James Leroy Wilson's blog

Wednesday, June 27, 2007

Constructive Engagement

I saw most of the tribute to Paul Simon on PBS this evening, in the event of his being awarded the first-ever Gershwin Prize for Popular Song. The group Ladysmith Black Mambazo performed, bringing to mind Simon's 1986 Graceland album that propelled them to the world stage.

At the time, South Africa's apartheid regime was a pariah. Several countries of the British Commonwealth boycotted the Commonwealth Games because Margaret Thatcher's Britain, host of the event, had not imposed economic sanctions against South Africa. Ronald Reagan's "constructive engagement" approach to South Africa was a sore point for many American black leaders, and didn't help Republican chances with blacks. The United Nations even created a blacklist of entertainers who performed in South Africa. But Simon, whose career was in decline at that point, traveled to South Africa and recorded most of Graceland there, and featured many black South African musicians.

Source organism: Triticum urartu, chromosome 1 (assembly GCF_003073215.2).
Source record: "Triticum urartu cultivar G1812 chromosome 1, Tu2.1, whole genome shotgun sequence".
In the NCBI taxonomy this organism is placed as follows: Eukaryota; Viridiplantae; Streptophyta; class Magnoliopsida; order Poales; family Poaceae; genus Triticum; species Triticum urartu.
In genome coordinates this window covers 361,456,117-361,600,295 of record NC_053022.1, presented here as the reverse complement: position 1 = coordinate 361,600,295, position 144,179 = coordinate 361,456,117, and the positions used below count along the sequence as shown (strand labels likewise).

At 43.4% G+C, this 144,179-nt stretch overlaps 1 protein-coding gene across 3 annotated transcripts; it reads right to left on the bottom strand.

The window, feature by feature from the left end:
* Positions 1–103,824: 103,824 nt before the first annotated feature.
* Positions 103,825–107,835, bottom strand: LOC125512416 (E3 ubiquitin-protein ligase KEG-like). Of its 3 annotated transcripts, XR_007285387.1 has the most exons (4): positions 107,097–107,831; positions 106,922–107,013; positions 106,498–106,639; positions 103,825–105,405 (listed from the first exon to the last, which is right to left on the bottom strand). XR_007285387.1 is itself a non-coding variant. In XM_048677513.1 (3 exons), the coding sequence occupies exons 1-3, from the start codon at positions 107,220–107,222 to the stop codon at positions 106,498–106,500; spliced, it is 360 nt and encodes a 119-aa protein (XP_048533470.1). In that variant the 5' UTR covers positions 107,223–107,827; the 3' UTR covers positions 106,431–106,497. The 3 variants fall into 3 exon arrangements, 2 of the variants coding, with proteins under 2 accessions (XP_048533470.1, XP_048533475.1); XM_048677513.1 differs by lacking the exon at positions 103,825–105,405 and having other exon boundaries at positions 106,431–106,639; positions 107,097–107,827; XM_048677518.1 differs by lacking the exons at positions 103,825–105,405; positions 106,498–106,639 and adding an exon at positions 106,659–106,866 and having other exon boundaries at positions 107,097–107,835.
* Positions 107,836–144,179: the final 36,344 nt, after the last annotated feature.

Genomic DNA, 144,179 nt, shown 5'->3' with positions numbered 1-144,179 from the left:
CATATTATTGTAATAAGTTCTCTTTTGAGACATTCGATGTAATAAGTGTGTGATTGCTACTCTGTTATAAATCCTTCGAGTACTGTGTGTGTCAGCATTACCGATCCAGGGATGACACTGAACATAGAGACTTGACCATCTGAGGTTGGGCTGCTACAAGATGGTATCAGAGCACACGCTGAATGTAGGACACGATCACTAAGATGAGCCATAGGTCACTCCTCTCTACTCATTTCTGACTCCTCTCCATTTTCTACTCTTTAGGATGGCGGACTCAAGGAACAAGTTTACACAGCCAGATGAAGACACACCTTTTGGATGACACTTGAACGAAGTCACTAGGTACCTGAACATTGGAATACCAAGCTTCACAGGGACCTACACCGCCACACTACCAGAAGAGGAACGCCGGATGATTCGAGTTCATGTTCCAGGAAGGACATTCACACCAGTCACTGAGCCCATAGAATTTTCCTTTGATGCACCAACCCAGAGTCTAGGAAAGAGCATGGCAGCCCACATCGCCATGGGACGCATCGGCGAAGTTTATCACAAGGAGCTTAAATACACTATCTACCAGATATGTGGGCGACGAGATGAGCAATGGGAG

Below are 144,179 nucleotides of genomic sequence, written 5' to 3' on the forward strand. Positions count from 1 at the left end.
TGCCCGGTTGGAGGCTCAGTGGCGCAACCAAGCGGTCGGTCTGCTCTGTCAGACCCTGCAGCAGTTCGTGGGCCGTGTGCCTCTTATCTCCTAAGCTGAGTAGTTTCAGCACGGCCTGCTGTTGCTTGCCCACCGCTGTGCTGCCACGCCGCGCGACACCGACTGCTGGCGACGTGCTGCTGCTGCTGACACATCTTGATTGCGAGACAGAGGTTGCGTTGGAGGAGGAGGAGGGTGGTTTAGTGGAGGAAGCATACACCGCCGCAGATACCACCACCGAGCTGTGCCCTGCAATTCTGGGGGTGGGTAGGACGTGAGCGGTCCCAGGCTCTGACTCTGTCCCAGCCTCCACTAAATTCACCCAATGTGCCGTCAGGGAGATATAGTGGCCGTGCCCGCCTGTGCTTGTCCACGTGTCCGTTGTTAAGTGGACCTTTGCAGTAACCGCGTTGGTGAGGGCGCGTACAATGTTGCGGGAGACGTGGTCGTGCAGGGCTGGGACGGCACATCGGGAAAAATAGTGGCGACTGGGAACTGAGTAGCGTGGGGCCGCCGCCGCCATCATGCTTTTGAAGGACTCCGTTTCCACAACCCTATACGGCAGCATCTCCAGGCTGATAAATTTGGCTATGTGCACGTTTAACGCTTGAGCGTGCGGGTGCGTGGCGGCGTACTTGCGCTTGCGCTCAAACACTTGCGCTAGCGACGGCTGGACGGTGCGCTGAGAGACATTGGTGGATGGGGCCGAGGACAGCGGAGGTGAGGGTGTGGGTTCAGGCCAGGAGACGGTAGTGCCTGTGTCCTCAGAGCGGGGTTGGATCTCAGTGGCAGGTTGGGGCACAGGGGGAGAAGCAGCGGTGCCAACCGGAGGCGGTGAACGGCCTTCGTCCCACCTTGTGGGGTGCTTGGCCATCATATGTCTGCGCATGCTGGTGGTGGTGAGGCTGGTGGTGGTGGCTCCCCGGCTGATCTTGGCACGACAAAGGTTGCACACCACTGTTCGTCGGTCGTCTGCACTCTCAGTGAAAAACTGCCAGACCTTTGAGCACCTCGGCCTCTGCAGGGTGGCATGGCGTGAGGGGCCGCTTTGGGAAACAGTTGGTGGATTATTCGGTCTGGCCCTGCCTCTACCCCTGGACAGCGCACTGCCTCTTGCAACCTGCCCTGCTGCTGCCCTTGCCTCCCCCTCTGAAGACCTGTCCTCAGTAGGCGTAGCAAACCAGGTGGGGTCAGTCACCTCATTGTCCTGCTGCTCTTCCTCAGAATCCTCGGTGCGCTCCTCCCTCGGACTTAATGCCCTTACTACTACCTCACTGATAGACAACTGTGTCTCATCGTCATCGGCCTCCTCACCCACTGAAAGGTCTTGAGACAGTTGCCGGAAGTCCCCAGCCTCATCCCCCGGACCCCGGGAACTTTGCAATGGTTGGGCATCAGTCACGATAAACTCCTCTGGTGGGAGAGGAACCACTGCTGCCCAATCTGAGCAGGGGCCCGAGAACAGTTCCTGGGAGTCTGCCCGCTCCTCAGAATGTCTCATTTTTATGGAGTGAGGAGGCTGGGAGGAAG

The rest is, well, history. Graceland became an international sensation and cemented Simon's reputation forever. It also caused America's bourgeois upper middle-brow to embrace world music - even domestic forms such as zydeco. It helped make the South African situation real to more outsiders, who only knew in abstract terms that blacks were segregated and couldn't vote. Graceland was a triumph for South African culture, but an embarrassment for the South African government.

Graceland won't go down as the "greatest album of all time," though it's definitely in the Top 100. What makes it special in the annals of rock is that it really did expand the cultural horizons of its listeners. And although his interests were entirely musical, Paul Simon helped inspire more social and political change than UN blacklists ever could. Positive change is the result of individuals pursuing their subversive dreams, not of governments making grandstanding rules.

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